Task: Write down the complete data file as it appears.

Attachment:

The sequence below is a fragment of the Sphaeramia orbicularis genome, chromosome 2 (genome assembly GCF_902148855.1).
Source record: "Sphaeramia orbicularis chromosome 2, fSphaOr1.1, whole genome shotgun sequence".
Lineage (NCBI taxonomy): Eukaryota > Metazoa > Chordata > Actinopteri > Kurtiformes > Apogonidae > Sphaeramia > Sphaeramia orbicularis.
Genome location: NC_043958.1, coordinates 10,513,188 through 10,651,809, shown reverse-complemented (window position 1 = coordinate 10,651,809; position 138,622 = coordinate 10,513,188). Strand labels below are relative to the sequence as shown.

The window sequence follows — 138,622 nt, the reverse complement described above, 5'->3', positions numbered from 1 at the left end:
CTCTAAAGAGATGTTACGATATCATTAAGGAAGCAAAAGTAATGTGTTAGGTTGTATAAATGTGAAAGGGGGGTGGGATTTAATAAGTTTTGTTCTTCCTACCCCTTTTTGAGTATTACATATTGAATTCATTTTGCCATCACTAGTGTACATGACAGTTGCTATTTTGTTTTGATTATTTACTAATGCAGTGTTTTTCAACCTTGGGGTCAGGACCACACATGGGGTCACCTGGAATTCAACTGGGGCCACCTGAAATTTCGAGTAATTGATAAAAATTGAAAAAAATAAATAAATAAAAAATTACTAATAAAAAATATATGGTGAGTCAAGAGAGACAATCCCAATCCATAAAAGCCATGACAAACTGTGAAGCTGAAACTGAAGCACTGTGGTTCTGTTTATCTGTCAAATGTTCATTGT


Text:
The sequence below is a fragment of the Sphaeramia orbicularis genome, chromosome 2 (genome assembly GCF_902148855.1).
Source record: "Sphaeramia orbicularis chromosome 2, fSphaOr1.1, whole genome shotgun sequence".
Lineage (NCBI taxonomy): Eukaryota > Metazoa > Chordata > Actinopteri > Kurtiformes > Apogonidae > Sphaeramia > Sphaeramia orbicularis.
Genome location: NC_043958.1, coordinates 10,513,188 through 10,651,809, shown reverse-complemented (window position 1 = coordinate 10,651,809; position 138,622 = coordinate 10,513,188). Strand labels below are relative to the sequence as shown.

The window sequence follows — 138,622 nt, the reverse complement described above, 5'->3', positions numbered from 1 at the left end:
CTCTAAAGAGATGTTACGATATCATTAAGGAAGCAAAAGTAATGTGTTAGGTTGTATAAATGTGAAAGGGGGGTGGGATTTAATAAGTTTTGTTCTTCCTACCCCTTTTTGAGTATTACATATTGAATTCATTTTGCCATCACTAGTGTACATGACAGTTGCTATTTTGTTTTGATTATTTACTAATGCAGTGTTTTTCAACCTTGGGGTCAGGACCACACATGGGGTCACCTGGAATTCAACTGGGGCCACCTGAAATTTCGAGTAATTGATAAAAATTGAAAAAAATAAATAAATAAAAAATTACTAATAAAAAATATATGGTGAGTCAAGAGAGACAATCCCAATCCATAAAAGCCATGACAAACTGTGAAGCTGAAACTGAAGCACTGTGGTTCTGTTTATCTGTCAAATGTTCATTGT